All right, folks. Well, that’s about it for today, I want to say thank you very much for coming hanging out with us on the show, really appreciate it, you can go over to our website over a day wpwatercooler.com. And go check it out. Take a look at the shows that we have available there. We’d really appreciate it. Here’s our outro thanks.

Support us over on Patreon. Go to patreon.com/wpwatercooler. We’d really appreciate it. Here’s the fine folks that have helped us out. Again, we appreciate you for helping us out over there. little subscribe button make sure you click the bell so you’ll be notified the next time that our shows available. And if you didn’t know this shows available as a podcast so you can actually subscribe to us on Apple podcasts, Google podcasts, Stitcher, YouTube, Spotify, all sorts of things go pretty good. There. We have a good rest your day. talk to y’all later. Bye.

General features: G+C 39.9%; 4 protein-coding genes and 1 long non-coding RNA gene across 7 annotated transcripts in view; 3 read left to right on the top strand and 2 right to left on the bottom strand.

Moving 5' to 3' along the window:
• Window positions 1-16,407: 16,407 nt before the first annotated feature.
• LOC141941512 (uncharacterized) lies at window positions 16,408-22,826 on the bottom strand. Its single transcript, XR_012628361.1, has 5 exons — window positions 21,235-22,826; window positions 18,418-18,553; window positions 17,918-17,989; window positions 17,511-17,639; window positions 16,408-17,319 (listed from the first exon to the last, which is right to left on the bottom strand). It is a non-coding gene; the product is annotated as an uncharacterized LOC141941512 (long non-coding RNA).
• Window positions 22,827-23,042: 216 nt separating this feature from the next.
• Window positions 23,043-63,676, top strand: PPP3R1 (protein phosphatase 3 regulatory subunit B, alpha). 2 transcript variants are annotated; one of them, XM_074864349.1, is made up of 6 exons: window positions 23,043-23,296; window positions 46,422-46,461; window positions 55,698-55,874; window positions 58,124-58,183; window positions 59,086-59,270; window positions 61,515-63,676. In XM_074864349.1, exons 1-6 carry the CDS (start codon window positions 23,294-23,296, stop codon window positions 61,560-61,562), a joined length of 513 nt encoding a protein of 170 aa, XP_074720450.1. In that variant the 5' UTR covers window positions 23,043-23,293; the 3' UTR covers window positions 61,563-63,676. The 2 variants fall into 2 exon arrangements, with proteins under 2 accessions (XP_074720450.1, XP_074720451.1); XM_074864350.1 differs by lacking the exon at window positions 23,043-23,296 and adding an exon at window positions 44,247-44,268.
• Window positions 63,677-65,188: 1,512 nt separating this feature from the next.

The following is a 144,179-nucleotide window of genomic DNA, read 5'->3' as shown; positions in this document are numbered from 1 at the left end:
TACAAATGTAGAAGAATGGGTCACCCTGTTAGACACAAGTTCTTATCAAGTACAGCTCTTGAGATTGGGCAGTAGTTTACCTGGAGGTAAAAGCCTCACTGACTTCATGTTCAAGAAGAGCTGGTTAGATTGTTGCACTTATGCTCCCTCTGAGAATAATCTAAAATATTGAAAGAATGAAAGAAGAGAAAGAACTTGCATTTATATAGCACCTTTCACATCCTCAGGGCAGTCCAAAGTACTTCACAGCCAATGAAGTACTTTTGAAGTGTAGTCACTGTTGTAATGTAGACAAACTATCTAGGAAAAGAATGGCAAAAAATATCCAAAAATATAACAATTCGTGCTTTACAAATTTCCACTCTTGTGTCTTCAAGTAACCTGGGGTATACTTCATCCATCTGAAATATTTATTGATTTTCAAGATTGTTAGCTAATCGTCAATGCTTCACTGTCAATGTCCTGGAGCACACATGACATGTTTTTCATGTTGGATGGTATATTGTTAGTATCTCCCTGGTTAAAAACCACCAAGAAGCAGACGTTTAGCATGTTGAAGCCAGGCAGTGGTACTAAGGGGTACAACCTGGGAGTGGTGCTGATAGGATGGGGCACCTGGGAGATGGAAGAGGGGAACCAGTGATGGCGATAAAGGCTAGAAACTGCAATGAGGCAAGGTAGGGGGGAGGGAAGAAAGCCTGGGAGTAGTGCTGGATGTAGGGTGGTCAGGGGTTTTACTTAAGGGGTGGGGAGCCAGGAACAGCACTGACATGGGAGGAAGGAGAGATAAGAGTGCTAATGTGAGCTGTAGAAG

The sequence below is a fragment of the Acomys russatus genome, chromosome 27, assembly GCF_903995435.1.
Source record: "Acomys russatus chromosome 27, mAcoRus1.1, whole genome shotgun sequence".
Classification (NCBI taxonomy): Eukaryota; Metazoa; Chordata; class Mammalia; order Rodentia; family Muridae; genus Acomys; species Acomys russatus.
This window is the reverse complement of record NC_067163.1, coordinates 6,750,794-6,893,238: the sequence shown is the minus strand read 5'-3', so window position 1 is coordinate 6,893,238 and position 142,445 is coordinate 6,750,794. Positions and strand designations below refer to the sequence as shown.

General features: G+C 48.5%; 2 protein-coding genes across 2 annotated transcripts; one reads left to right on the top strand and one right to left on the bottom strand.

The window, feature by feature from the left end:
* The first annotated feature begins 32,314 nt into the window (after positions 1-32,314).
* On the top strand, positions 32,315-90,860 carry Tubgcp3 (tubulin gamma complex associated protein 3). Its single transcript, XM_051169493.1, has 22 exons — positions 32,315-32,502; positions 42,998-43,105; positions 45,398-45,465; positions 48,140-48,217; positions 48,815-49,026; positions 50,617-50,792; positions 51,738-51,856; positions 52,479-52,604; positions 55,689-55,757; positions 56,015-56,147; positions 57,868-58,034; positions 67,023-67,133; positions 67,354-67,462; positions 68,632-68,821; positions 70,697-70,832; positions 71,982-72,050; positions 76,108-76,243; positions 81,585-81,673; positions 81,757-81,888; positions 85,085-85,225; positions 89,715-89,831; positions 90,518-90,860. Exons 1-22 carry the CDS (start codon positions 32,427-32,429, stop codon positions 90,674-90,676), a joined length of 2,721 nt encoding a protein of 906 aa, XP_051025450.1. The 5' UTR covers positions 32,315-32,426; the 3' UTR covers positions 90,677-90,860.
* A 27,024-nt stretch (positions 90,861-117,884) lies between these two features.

Episode Info

4 Comments

  1. Jason Tucker πŸ‘¨πŸ»β€πŸ’»πŸ“ΈπŸŽ™ mentioned this Post on twitter.com.

    On October 7, 2020 at 9:31 pm
  2. Bridget Willard mentioned this Post on twitter.com.

    On October 7, 2020 at 9:33 pm
  3. Woah!

    On October 7, 2020 at 10:18 pm
  4. October 2015!


    On October 7, 2020 at 10:19 pm